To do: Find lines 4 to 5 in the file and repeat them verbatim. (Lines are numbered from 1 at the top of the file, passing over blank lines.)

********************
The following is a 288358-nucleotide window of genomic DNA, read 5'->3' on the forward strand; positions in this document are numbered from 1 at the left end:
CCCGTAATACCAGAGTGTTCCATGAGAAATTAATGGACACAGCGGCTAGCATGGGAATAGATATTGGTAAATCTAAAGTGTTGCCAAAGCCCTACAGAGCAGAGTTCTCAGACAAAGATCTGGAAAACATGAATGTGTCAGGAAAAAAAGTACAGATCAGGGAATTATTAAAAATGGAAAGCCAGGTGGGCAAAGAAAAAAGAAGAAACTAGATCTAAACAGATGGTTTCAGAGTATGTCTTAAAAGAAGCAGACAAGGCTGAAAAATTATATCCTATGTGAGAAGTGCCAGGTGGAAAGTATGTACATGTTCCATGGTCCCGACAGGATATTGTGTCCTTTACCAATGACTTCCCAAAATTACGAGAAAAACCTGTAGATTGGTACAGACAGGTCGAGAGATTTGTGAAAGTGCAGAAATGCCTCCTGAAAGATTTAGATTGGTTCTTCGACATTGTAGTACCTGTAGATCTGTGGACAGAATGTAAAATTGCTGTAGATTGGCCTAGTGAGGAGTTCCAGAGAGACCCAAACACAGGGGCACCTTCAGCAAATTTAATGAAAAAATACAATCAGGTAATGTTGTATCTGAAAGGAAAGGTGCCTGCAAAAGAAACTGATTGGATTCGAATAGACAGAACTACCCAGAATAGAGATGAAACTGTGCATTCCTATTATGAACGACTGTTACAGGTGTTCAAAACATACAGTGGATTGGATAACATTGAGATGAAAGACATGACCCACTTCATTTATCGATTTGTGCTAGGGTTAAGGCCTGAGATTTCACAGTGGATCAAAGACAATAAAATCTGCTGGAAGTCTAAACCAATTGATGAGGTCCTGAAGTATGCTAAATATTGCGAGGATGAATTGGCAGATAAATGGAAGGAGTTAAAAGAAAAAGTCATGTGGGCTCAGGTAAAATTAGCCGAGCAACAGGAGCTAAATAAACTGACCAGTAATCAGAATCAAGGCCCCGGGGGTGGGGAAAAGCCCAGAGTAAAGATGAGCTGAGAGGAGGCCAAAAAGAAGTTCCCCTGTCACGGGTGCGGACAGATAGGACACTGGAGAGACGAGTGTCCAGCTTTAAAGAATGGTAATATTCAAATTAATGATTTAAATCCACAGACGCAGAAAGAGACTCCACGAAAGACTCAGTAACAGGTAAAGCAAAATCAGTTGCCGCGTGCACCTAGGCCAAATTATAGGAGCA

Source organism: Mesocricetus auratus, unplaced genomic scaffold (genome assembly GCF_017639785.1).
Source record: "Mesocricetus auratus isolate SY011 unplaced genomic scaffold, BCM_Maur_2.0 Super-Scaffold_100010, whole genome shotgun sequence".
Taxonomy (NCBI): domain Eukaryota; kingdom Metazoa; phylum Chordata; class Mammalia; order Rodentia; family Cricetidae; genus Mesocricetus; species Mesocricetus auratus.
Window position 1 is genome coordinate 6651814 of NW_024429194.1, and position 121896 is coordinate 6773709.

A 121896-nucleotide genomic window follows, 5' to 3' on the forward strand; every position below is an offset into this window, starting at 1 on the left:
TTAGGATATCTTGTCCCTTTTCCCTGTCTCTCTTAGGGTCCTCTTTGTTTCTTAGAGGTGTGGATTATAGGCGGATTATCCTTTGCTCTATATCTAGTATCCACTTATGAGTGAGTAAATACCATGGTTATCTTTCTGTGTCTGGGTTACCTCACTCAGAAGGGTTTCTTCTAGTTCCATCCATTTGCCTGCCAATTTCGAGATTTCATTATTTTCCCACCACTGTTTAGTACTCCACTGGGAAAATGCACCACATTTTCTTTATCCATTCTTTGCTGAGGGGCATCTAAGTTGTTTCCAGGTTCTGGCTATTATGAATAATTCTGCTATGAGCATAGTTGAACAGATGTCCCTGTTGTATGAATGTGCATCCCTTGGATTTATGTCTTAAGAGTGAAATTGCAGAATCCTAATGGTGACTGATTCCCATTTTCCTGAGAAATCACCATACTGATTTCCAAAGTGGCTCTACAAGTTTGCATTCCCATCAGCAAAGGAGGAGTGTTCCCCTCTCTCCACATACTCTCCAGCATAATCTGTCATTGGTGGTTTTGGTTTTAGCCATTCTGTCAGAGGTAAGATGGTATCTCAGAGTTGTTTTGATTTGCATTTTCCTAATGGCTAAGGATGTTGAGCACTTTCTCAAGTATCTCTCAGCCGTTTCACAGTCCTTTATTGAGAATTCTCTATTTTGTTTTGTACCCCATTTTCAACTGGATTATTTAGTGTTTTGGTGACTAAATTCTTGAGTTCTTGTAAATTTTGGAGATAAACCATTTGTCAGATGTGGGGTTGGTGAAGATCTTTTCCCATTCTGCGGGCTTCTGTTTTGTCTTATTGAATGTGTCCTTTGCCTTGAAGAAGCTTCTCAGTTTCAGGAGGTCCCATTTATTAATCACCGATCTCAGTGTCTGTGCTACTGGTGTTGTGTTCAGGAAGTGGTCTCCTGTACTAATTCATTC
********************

Source record: "Mesocricetus auratus isolate SY011 unplaced genomic scaffold, BCM_Maur_2.0 Super-Scaffold_100010, whole genome shotgun sequence".
Taxonomy (NCBI): domain Eukaryota; kingdom Metazoa; phylum Chordata; class Mammalia; order Rodentia; family Cricetidae; genus Mesocricetus; species Mesocricetus auratus.